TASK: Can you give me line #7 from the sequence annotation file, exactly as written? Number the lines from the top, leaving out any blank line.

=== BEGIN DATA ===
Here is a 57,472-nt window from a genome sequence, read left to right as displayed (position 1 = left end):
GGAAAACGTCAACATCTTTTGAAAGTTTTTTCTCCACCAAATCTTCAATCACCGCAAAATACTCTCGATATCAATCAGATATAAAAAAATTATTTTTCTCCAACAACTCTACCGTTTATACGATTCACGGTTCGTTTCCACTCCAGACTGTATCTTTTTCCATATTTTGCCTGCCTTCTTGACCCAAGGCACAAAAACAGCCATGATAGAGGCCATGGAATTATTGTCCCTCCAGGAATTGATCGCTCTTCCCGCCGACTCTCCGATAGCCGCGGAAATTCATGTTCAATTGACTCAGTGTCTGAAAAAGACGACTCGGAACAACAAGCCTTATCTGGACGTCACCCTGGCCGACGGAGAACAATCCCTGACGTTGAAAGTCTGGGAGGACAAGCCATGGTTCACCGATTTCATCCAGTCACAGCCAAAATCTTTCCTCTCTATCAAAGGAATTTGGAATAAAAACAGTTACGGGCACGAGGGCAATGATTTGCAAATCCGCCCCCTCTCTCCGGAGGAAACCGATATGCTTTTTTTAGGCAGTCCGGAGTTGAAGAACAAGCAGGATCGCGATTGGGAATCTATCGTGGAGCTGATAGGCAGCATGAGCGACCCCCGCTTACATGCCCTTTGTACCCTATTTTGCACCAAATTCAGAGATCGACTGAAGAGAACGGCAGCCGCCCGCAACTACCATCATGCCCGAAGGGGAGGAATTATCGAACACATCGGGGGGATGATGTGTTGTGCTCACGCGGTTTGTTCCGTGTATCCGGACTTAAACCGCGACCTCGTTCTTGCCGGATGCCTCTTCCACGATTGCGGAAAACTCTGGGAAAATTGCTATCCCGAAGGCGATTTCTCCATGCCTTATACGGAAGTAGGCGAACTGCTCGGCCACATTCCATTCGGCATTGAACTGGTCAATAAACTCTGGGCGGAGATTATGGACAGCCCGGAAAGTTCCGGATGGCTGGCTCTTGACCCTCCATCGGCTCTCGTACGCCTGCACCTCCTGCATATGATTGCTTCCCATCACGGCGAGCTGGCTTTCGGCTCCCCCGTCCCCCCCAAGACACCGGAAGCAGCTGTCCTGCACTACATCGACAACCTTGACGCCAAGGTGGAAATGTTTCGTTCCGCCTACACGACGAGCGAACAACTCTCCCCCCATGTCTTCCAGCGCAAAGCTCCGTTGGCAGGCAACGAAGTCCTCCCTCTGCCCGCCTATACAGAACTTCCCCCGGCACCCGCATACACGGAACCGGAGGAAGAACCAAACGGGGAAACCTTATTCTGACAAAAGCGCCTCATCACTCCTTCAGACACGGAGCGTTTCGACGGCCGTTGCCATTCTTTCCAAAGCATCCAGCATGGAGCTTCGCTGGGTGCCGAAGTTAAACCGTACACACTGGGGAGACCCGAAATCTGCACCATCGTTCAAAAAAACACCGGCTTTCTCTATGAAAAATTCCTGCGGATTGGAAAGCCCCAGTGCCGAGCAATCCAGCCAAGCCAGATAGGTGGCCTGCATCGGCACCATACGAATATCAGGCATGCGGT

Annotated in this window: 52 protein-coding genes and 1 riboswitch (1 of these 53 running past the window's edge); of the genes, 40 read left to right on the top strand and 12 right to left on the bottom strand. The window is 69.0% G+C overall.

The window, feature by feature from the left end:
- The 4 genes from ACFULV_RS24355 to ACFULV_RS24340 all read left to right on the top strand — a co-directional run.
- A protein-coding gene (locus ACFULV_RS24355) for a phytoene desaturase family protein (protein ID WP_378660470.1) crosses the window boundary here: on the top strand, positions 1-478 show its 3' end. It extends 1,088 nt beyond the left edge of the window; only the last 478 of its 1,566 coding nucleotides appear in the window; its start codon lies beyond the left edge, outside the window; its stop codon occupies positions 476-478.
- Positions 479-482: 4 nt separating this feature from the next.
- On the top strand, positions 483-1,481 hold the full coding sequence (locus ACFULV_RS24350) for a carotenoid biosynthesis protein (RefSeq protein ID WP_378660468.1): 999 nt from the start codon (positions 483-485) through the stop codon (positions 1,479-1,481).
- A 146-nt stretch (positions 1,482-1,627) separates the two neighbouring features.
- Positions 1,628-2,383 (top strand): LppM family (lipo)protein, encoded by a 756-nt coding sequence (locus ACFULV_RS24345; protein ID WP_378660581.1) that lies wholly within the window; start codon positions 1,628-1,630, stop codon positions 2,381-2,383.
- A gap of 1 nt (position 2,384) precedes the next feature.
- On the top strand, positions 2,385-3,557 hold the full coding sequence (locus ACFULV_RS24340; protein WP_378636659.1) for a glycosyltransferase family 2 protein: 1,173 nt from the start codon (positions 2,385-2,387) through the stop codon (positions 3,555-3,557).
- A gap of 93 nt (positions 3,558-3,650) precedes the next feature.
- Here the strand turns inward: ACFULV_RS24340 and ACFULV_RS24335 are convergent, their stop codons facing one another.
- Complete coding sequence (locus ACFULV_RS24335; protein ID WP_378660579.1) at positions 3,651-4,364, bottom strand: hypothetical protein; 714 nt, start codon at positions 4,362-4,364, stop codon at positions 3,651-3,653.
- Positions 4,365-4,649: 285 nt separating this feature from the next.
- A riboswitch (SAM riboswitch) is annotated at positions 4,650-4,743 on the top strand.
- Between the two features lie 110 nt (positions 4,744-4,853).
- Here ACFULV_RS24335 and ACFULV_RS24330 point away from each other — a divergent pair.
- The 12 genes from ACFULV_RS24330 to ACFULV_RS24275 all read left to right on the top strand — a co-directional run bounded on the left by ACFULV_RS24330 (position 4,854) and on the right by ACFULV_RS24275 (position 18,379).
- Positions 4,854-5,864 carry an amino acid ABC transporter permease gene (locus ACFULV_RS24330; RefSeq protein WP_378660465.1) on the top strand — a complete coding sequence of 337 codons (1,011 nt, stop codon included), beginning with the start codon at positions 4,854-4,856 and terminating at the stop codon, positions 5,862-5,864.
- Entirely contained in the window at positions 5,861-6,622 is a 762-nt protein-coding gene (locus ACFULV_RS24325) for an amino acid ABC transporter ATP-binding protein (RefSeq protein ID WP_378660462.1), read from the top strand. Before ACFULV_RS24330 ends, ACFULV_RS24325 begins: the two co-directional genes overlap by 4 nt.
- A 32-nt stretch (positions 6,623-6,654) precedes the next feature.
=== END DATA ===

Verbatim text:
- Positions 479-482: 4 nt separating this feature from the next.